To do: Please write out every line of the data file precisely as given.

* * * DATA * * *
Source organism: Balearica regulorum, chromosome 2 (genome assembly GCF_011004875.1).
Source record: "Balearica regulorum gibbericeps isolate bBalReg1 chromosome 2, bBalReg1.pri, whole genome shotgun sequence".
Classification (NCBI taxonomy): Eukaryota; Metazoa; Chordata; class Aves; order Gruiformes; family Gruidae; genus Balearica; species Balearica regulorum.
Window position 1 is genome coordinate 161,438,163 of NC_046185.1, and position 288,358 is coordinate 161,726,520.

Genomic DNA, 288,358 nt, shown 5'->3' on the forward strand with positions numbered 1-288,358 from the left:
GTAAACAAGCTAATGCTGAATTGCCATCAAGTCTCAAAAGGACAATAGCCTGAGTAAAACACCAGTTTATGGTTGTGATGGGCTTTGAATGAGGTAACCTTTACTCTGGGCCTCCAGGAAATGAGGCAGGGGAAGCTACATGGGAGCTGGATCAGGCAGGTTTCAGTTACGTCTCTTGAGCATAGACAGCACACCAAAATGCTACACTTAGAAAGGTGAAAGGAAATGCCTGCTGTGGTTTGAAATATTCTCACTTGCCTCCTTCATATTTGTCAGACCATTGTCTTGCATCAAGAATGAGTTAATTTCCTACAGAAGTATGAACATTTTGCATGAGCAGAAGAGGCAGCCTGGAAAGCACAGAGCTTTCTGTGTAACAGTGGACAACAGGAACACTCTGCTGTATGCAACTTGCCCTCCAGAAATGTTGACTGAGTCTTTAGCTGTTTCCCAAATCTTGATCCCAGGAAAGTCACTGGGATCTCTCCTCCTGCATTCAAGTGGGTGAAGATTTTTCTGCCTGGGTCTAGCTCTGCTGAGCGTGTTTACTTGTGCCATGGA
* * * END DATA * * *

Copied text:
Source organism: Balearica regulorum, chromosome 2 (genome assembly GCF_011004875.1).
Source record: "Balearica regulorum gibbericeps isolate bBalReg1 chromosome 2, bBalReg1.pri, whole genome shotgun sequence".
Classification (NCBI taxonomy): Eukaryota; Metazoa; Chordata; class Aves; order Gruiformes; family Gruidae; genus Balearica; species Balearica regulorum.
Window position 1 is genome coordinate 161,438,163 of NC_046185.1, and position 288,358 is coordinate 161,726,520.

Genomic DNA, 288,358 nt, shown 5'->3' on the forward strand with positions numbered 1-288,358 from the left:
GTAAACAAGCTAATGCTGAATTGCCATCAAGTCTCAAAAGGACAATAGCCTGAGTAAAACACCAGTTTATGGTTGTGATGGGCTTTGAATGAGGTAACCTTTACTCTGGGCCTCCAGGAAATGAGGCAGGGGAAGCTACATGGGAGCTGGATCAGGCAGGTTTCAGTTACGTCTCTTGAGCATAGACAGCACACCAAAATGCTACACTTAGAAAGGTGAAAGGAAATGCCTGCTGTGGTTTGAAATATTCTCACTTGCCTCCTTCATATTTGTCAGACCATTGTCTTGCATCAAGAATGAGTTAATTTCCTACAGAAGTATGAACATTTTGCATGAGCAGAAGAGGCAGCCTGGAAAGCACAGAGCTTTCTGTGTAACAGTGGACAACAGGAACACTCTGCTGTATGCAACTTGCCCTCCAGAAATGTTGACTGAGTCTTTAGCTGTTTCCCAAATCTTGATCCCAGGAAAGTCACTGGGATCTCTCCTCCTGCATTCAAGTGGGTGAAGATTTTTCTGCCTGGGTCTAGCTCTGCTGAGCGTGTTTACTTGTGCCATGGA